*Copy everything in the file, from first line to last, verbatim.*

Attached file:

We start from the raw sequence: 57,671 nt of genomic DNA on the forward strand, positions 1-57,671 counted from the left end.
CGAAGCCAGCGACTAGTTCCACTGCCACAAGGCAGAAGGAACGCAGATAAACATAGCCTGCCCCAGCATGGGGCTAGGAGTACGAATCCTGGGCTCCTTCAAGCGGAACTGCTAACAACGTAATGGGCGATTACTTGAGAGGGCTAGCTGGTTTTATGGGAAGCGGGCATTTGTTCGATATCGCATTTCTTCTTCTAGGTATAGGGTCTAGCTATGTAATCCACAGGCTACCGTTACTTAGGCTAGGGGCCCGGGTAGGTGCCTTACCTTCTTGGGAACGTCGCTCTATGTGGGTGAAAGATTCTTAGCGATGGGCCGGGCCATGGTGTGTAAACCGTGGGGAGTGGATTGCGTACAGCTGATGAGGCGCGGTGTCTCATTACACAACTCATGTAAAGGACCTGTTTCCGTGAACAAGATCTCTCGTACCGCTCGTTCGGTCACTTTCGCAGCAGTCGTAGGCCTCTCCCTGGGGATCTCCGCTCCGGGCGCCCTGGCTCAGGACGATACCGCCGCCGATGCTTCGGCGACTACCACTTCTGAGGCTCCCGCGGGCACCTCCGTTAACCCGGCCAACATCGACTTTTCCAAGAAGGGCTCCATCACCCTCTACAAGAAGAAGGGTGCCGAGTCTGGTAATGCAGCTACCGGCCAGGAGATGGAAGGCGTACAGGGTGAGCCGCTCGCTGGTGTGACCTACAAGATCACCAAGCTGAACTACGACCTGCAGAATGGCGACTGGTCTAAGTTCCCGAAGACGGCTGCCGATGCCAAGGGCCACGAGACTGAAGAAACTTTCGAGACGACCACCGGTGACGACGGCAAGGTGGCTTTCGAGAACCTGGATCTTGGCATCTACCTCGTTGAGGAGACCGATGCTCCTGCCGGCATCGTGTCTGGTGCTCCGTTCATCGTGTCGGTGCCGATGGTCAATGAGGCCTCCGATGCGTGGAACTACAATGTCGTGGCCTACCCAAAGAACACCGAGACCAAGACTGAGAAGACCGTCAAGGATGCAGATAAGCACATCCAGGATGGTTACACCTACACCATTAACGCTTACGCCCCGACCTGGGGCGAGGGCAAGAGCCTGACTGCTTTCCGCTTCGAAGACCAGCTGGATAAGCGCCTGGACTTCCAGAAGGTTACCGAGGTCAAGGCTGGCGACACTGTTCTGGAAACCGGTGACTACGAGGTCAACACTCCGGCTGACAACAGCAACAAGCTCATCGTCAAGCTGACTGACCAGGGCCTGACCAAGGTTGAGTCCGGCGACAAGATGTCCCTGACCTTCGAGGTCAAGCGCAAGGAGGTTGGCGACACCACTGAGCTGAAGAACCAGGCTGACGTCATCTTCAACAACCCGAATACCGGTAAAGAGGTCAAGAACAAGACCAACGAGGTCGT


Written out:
We start from the raw sequence: 57,671 nt of genomic DNA on the forward strand, positions 1-57,671 counted from the left end.
CGAAGCCAGCGACTAGTTCCACTGCCACAAGGCAGAAGGAACGCAGATAAACATAGCCTGCCCCAGCATGGGGCTAGGAGTACGAATCCTGGGCTCCTTCAAGCGGAACTGCTAACAACGTAATGGGCGATTACTTGAGAGGGCTAGCTGGTTTTATGGGAAGCGGGCATTTGTTCGATATCGCATTTCTTCTTCTAGGTATAGGGTCTAGCTATGTAATCCACAGGCTACCGTTACTTAGGCTAGGGGCCCGGGTAGGTGCCTTACCTTCTTGGGAACGTCGCTCTATGTGGGTGAAAGATTCTTAGCGATGGGCCGGGCCATGGTGTGTAAACCGTGGGGAGTGGATTGCGTACAGCTGATGAGGCGCGGTGTCTCATTACACAACTCATGTAAAGGACCTGTTTCCGTGAACAAGATCTCTCGTACCGCTCGTTCGGTCACTTTCGCAGCAGTCGTAGGCCTCTCCCTGGGGATCTCCGCTCCGGGCGCCCTGGCTCAGGACGATACCGCCGCCGATGCTTCGGCGACTACCACTTCTGAGGCTCCCGCGGGCACCTCCGTTAACCCGGCCAACATCGACTTTTCCAAGAAGGGCTCCATCACCCTCTACAAGAAGAAGGGTGCCGAGTCTGGTAATGCAGCTACCGGCCAGGAGATGGAAGGCGTACAGGGTGAGCCGCTCGCTGGTGTGACCTACAAGATCACCAAGCTGAACTACGACCTGCAGAATGGCGACTGGTCTAAGTTCCCGAAGACGGCTGCCGATGCCAAGGGCCACGAGACTGAAGAAACTTTCGAGACGACCACCGGTGACGACGGCAAGGTGGCTTTCGAGAACCTGGATCTTGGCATCTACCTCGTTGAGGAGACCGATGCTCCTGCCGGCATCGTGTCTGGTGCTCCGTTCATCGTGTCGGTGCCGATGGTCAATGAGGCCTCCGATGCGTGGAACTACAATGTCGTGGCCTACCCAAAGAACACCGAGACCAAGACTGAGAAGACCGTCAAGGATGCAGATAAGCACATCCAGGATGGTTACACCTACACCATTAACGCTTACGCCCCGACCTGGGGCGAGGGCAAGAGCCTGACTGCTTTCCGCTTCGAAGACCAGCTGGATAAGCGCCTGGACTTCCAGAAGGTTACCGAGGTCAAGGCTGGCGACACTGTTCTGGAAACCGGTGACTACGAGGTCAACACTCCGGCTGACAACAGCAACAAGCTCATCGTCAAGCTGACTGACCAGGGCCTGACCAAGGTTGAGTCCGGCGACAAGATGTCCCTGACCTTCGAGGTCAAGCGCAAGGAGGTTGGCGACACCACTGAGCTGAAGAACCAGGCTGACGTCATCTTCAACAACCCGAATACCGGTAAAGAGGTCAAGAACAAGACCAACGAGGTCGT